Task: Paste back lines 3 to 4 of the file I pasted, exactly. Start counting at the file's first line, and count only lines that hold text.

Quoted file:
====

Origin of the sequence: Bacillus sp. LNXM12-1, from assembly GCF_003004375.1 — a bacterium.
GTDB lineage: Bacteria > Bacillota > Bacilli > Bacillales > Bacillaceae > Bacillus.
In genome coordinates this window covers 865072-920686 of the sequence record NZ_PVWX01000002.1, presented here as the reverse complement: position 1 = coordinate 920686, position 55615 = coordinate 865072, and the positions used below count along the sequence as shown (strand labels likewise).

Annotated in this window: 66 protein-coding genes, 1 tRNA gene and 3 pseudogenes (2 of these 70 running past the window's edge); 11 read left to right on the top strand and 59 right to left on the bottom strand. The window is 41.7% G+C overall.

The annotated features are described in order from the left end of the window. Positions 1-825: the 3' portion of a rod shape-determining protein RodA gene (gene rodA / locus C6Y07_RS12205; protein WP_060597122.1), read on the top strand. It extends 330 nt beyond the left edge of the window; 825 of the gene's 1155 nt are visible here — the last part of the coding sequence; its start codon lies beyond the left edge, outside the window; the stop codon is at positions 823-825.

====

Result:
In genome coordinates this window covers 865072-920686 of the sequence record NZ_PVWX01000002.1, presented here as the reverse complement: position 1 = coordinate 920686, position 55615 = coordinate 865072, and the positions used below count along the sequence as shown (strand labels likewise).

Annotated in this window: 66 protein-coding genes, 1 tRNA gene and 3 pseudogenes (2 of these 70 running past the window's edge); 11 read left to right on the top strand and 59 right to left on the bottom strand. The window is 41.7% G+C overall.